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Nightly Brief

Top CNS stories for today including President Donald Trump’s nominee to the Fourth Circuit defending herself amid questions about her relatively limited legal experience; prosecutors preparing to dismiss 10 deadlocked charges in former Trump campaign chairman Paul Manafort’s bank and tax fraud trial this August; the Trump administration threatens to ask the Supreme Court to review an injunction protecting some 700,000 young immigrants from deportation; a panel of seven Colorado Supreme Court justices hear arguments regarding the Oil and Gas Conservation Commission’s role in considering the industry’s impact on human health when issuing permits; a group of strippers argues before a Sixth Circuit panel to undo the approval of a class-action settlement with their employers for wage violations; scientists find a modified enzyme tested on rats could help smokers kick their dependence on nicotine, and more.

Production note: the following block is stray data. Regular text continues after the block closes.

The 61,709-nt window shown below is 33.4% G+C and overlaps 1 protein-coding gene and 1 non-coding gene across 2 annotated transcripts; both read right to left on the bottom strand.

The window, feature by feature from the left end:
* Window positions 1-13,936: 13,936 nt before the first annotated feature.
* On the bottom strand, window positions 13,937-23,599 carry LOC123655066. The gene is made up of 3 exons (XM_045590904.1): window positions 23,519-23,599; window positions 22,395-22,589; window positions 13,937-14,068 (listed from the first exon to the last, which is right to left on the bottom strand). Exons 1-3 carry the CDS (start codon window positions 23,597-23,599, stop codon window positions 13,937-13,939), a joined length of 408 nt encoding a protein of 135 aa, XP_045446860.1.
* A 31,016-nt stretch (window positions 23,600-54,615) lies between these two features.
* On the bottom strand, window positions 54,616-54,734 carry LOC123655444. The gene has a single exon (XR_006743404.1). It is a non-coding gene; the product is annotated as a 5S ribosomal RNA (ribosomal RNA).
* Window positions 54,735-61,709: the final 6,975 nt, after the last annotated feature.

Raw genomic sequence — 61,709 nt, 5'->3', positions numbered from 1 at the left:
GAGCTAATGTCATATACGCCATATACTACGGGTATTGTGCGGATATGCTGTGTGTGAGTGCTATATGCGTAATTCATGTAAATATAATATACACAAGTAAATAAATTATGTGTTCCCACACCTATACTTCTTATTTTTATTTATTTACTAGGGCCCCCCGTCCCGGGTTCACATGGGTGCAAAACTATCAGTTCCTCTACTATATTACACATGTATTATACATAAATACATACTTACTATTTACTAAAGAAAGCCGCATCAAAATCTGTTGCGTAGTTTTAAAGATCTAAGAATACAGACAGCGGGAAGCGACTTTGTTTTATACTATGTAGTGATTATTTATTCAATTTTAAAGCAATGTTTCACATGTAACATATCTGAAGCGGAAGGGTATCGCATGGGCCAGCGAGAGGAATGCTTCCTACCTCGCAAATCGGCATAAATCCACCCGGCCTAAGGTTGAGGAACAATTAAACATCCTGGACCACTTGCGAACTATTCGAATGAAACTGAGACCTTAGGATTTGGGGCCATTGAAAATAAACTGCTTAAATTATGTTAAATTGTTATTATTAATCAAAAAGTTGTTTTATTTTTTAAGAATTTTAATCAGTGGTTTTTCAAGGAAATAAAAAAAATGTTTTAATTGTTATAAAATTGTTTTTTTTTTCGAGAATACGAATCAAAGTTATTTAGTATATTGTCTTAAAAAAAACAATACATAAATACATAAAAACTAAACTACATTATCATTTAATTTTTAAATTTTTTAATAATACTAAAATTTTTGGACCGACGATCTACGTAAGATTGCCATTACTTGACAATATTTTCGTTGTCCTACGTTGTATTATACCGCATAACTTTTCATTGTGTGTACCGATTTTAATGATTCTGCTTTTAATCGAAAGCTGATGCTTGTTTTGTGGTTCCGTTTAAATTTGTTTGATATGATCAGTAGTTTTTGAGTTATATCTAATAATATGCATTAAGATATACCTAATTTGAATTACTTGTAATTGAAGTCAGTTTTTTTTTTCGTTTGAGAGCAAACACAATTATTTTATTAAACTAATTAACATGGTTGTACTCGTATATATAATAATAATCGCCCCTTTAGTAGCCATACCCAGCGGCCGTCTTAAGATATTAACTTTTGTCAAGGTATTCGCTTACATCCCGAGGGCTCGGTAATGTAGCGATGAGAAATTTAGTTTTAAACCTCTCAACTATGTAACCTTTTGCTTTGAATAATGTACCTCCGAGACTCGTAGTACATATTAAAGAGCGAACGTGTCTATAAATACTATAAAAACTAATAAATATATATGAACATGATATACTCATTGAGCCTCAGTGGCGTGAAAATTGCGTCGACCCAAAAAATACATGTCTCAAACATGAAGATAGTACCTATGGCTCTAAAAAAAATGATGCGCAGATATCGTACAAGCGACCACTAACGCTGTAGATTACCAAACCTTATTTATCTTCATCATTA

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Nightly Brief

Top CNS stories for today including U.S. Senate candidates hoping to fill the seat vacated by Senator Jeff Flake’s retirement clashing in a pivotal debate in Arizona; a federal judge paves the way for an Obama-era rule to take effect that helps protect students defrauded by for-profit colleges from predatory lending practices; Paul Manafort asks a judge to let him street clothes, rather than prison garb to an upcoming hearing; a literary advocacy sues President Donald Trump over his threats to use his powers to punish critical media members; California voters are drowning in pre-election mailings; the United Nations calls for faster action on climate change; a new Pew Research Center study says most Americans distrust social media bots, and more.